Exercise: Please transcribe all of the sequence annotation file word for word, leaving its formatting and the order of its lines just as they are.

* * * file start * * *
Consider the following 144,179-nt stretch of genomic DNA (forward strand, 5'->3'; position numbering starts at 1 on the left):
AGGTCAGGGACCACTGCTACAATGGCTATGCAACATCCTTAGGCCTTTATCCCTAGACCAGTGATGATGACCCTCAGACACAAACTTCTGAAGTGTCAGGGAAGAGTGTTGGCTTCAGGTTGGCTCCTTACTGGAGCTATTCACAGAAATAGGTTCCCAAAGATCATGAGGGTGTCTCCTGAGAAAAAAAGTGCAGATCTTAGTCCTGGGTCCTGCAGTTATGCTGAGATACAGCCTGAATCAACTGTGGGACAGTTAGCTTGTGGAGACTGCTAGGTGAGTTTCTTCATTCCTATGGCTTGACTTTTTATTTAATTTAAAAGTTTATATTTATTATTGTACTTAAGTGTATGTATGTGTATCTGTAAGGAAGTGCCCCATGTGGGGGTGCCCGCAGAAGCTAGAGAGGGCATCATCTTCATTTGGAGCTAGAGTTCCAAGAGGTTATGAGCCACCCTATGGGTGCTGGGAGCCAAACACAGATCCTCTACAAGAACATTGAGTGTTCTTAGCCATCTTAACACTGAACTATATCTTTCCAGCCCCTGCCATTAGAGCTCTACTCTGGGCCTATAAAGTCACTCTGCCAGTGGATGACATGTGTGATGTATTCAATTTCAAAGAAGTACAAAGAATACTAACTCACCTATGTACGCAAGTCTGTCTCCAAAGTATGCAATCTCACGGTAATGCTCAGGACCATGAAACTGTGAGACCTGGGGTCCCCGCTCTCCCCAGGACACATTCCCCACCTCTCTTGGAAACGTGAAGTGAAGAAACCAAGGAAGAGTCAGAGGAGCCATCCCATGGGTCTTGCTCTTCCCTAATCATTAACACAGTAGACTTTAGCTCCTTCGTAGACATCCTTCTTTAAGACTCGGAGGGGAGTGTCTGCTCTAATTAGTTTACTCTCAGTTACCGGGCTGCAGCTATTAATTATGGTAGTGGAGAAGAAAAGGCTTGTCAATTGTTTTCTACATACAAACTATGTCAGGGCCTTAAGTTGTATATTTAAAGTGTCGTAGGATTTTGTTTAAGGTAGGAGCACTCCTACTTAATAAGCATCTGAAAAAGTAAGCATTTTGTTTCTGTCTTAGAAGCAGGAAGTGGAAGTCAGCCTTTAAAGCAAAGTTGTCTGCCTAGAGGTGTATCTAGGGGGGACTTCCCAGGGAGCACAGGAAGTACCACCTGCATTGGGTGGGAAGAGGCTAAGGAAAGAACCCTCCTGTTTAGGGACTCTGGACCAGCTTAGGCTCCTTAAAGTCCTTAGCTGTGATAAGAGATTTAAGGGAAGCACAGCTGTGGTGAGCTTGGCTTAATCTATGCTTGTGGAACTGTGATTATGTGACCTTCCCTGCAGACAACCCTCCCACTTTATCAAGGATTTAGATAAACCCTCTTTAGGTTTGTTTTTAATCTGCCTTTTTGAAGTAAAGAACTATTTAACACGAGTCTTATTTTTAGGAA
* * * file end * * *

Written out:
Consider the following 144,179-nt stretch of genomic DNA (forward strand, 5'->3'; position numbering starts at 1 on the left):
AGGTCAGGGACCACTGCTACAATGGCTATGCAACATCCTTAGGCCTTTATCCCTAGACCAGTGATGATGACCCTCAGACACAAACTTCTGAAGTGTCAGGGAAGAGTGTTGGCTTCAGGTTGGCTCCTTACTGGAGCTATTCACAGAAATAGGTTCCCAAAGATCATGAGGGTGTCTCCTGAGAAAAAAAGTGCAGATCTTAGTCCTGGGTCCTGCAGTTATGCTGAGATACAGCCTGAATCAACTGTGGGACAGTTAGCTTGTGGAGACTGCTAGGTGAGTTTCTTCATTCCTATGGCTTGACTTTTTATTTAATTTAAAAGTTTATATTTATTATTGTACTTAAGTGTATGTATGTGTATCTGTAAGGAAGTGCCCCATGTGGGGGTGCCCGCAGAAGCTAGAGAGGGCATCATCTTCATTTGGAGCTAGAGTTCCAAGAGGTTATGAGCCACCCTATGGGTGCTGGGAGCCAAACACAGATCCTCTACAAGAACATTGAGTGTTCTTAGCCATCTTAACACTGAACTATATCTTTCCAGCCCCTGCCATTAGAGCTCTACTCTGGGCCTATAAAGTCACTCTGCCAGTGGATGACATGTGTGATGTATTCAATTTCAAAGAAGTACAAAGAATACTAACTCACCTATGTACGCAAGTCTGTCTCCAAAGTATGCAATCTCACGGTAATGCTCAGGACCATGAAACTGTGAGACCTGGGGTCCCCGCTCTCCCCAGGACACATTCCCCACCTCTCTTGGAAACGTGAAGTGAAGAAACCAAGGAAGAGTCAGAGGAGCCATCCCATGGGTCTTGCTCTTCCCTAATCATTAACACAGTAGACTTTAGCTCCTTCGTAGACATCCTTCTTTAAGACTCGGAGGGGAGTGTCTGCTCTAATTAGTTTACTCTCAGTTACCGGGCTGCAGCTATTAATTATGGTAGTGGAGAAGAAAAGGCTTGTCAATTGTTTTCTACATACAAACTATGTCAGGGCCTTAAGTTGTATATTTAAAGTGTCGTAGGATTTTGTTTAAGGTAGGAGCACTCCTACTTAATAAGCATCTGAAAAAGTAAGCATTTTGTTTCTGTCTTAGAAGCAGGAAGTGGAAGTCAGCCTTTAAAGCAAAGTTGTCTGCCTAGAGGTGTATCTAGGGGGGACTTCCCAGGGAGCACAGGAAGTACCACCTGCATTGGGTGGGAAGAGGCTAAGGAAAGAACCCTCCTGTTTAGGGACTCTGGACCAGCTTAGGCTCCTTAAAGTCCTTAGCTGTGATAAGAGATTTAAGGGAAGCACAGCTGTGGTGAGCTTGGCTTAATCTATGCTTGTGGAACTGTGATTATGTGACCTTCCCTGCAGACAACCCTCCCACTTTATCAAGGATTTAGATAAACCCTCTTTAGGTTTGTTTTTAATCTGCCTTTTTGAAGTAAAGAACTATTTAACACGAGTCTTATTTTTAGGAA